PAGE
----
In stark contrast, the disciples were in the unique position to know for a fact whether Jesus had returned from the dead. They said they saw him, touched him, and ate with him. And knowing the truth of what they actually experienced, they were willing to die for him.
Had they known this was a lie, they would never have been willing to sacrifice their lives. Nobody willingly dies for something that they know is false. They proclaimed the resurrection to their deaths for one reason alone: they knew it was true, because they had personally encountered and experienced the risen Jesus.
So, ironically, it’s the evidence for Easter that provided the decisive confirmation for me that the Christmas story is true: that the freshly born baby in the manger was the unique Son of God, sent on a mission to be the savior of the world.
God’s Greatest Gift
After spending nearly two years investigating the identity of the Christmas child, I was ready to reach a verdict. For me, the evidence was clear and compelling. Yes, Christmas is a holiday overlaid with all sorts of fanciful beliefs, from flying reindeer to Santa Claus sliding down chimneys. But I became convinced that if you drill down to its core, Christmas is based on a historical reality — the incarnation: God becoming man, Spirit taking on flesh, the infinite entering the finite, the eternal becoming time-bound. It’s a mystery backed up by facts that I now believed were simply too strong to ignore.
I had come to the point where I was ready for the Christmas gift that Perfecta Delgado had told me about years earlier: the Christ child, whose love and grace are offered freely to everyone who receives him in repentance and faith. Even someone like me.
So I talked with God in a heartfelt and unedited prayer, admitting and turning from my wrongdoing, and receiving his offer of forgiveness and eternal life through Jesus. I told him that with his help I wanted to follow him and his ways from here on out.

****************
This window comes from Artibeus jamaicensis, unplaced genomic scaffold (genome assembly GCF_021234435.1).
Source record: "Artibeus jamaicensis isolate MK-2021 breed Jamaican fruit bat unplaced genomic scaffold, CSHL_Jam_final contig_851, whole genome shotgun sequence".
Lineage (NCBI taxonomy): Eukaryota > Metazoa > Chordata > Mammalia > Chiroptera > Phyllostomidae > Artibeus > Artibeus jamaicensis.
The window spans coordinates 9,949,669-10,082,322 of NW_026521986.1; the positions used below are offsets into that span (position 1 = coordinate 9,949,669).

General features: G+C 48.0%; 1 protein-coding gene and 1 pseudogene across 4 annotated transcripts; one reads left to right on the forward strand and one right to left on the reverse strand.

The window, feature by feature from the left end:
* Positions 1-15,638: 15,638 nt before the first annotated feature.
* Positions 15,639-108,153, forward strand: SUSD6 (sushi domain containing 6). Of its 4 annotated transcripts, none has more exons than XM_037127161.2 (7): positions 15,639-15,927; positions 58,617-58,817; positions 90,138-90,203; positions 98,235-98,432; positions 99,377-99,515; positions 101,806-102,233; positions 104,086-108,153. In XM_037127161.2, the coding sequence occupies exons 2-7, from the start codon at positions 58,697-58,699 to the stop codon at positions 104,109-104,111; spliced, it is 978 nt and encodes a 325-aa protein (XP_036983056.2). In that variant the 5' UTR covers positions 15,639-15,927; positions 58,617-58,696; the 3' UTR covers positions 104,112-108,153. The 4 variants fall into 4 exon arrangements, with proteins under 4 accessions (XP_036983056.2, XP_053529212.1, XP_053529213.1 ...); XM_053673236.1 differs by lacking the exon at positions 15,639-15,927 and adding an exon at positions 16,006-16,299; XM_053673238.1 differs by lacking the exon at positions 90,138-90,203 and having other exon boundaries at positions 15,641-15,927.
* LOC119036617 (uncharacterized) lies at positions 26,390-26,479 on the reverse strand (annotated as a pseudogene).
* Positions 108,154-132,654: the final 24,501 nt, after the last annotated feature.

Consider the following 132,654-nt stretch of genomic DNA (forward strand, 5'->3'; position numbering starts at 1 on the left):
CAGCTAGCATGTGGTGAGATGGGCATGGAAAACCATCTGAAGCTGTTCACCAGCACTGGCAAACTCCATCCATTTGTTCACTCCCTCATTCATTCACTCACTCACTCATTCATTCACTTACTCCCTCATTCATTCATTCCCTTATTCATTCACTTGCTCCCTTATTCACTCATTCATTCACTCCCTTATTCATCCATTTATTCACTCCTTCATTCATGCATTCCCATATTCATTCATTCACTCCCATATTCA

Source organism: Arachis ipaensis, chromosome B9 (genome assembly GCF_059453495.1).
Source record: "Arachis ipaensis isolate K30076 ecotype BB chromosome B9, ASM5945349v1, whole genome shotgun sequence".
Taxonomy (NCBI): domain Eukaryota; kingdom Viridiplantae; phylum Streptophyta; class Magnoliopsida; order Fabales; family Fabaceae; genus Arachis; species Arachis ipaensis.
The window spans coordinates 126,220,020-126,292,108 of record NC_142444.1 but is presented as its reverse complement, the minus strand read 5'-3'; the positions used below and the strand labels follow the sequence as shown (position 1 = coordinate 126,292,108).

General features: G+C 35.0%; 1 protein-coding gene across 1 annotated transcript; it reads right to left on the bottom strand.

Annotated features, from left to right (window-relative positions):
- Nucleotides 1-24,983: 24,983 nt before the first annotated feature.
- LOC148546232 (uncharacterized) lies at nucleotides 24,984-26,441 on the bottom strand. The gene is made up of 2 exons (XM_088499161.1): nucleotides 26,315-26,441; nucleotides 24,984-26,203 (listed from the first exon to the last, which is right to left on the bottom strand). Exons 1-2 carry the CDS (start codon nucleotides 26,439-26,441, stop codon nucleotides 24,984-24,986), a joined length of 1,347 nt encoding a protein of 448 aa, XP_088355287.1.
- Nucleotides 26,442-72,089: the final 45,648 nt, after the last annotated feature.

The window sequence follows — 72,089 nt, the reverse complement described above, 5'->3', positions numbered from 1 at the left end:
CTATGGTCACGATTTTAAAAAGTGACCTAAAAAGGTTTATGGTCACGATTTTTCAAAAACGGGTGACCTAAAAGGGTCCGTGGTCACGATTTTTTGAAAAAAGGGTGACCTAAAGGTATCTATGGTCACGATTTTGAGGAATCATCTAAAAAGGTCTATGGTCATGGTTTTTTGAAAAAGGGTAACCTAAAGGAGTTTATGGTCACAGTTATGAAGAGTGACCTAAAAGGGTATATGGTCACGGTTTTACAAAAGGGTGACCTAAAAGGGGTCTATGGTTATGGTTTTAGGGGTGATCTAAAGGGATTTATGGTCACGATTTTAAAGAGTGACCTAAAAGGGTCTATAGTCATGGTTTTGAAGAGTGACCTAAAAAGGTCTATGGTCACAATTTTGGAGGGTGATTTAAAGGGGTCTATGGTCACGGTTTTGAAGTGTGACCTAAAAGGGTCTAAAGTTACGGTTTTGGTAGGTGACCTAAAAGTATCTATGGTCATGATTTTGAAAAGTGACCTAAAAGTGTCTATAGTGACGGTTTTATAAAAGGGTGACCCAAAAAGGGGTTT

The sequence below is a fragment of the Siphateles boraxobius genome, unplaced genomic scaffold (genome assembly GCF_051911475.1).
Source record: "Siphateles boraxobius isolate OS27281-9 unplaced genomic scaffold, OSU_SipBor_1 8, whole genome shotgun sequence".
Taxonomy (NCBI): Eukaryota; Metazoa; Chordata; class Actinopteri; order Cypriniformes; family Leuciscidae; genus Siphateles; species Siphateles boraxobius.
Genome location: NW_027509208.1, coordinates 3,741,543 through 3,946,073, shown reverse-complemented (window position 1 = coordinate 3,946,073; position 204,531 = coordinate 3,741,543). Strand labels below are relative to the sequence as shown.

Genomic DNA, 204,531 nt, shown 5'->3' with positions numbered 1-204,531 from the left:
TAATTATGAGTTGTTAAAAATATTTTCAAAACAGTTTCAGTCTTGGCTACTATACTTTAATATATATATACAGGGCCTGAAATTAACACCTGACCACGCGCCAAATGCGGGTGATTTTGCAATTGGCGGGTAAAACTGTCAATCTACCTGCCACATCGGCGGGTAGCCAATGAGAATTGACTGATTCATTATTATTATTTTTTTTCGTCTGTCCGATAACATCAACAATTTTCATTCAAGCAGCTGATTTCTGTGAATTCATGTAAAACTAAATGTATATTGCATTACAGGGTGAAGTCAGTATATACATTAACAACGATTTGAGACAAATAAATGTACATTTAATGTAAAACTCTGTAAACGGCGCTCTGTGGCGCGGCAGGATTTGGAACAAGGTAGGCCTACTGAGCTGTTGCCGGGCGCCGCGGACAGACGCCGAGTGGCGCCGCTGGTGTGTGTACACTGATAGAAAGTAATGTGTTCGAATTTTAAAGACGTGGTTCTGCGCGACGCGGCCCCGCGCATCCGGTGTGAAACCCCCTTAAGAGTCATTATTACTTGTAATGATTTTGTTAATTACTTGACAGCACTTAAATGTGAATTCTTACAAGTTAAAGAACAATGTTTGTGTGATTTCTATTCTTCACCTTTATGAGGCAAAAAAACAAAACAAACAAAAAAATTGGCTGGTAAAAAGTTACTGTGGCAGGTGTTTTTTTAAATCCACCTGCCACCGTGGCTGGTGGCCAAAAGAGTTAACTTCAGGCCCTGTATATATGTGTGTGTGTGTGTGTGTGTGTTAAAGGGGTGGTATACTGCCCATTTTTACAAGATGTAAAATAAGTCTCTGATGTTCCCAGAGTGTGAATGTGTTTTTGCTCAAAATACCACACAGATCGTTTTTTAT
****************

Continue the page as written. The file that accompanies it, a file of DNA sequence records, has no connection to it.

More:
There was no choir of heavenly angels, no lightning bolts, no tingly sensations, no audible reply. I know that some people feel a rush of emotion at such a moment; as for me, there was something else that was equally exhilarating: there was the rush of reason.
Over time, however, there has been so much more. As I have endeavored to follow Jesus’ teachings and open myself to his transforming power, my priorities, my values, my character, my worldview, my attitudes, and my relationships have been changing — for the better. It has been a humbling affirmation of the apostle Paul’s words: “Therefore, if anyone is in Christ, he is a new creation; the old has gone, the new has come.”
And now, what about you?
Perhaps, like the first-century sheepherders, your next step should be to further investigate the evidence for yourself. You need to get answers to the spiritual sticking points that are keeping you from following Jesus. It’s my hope that you’ll promise yourself at the outset that when the facts are in, you’ll reach your own verdict in the case for Christmas.
Or maybe you’re more like the magi. Through a series of circumstances, including the reading of this book, you’ve maneuvered your way through the hoopla and glitter and distractions of the holiday season, and now you’ve finally come into the presence of the baby who was born to change your life and rewrite your eternal destination.
Go ahead, talk to him. Offer your worship and your life. And let him give you what Perfecta Delgado called the greatest gift of all.
Adapted from The Case for Christmas by Lee Strobel
Copyright © 2006 by Ellen Vaughn, published by Zondervan, used with permission.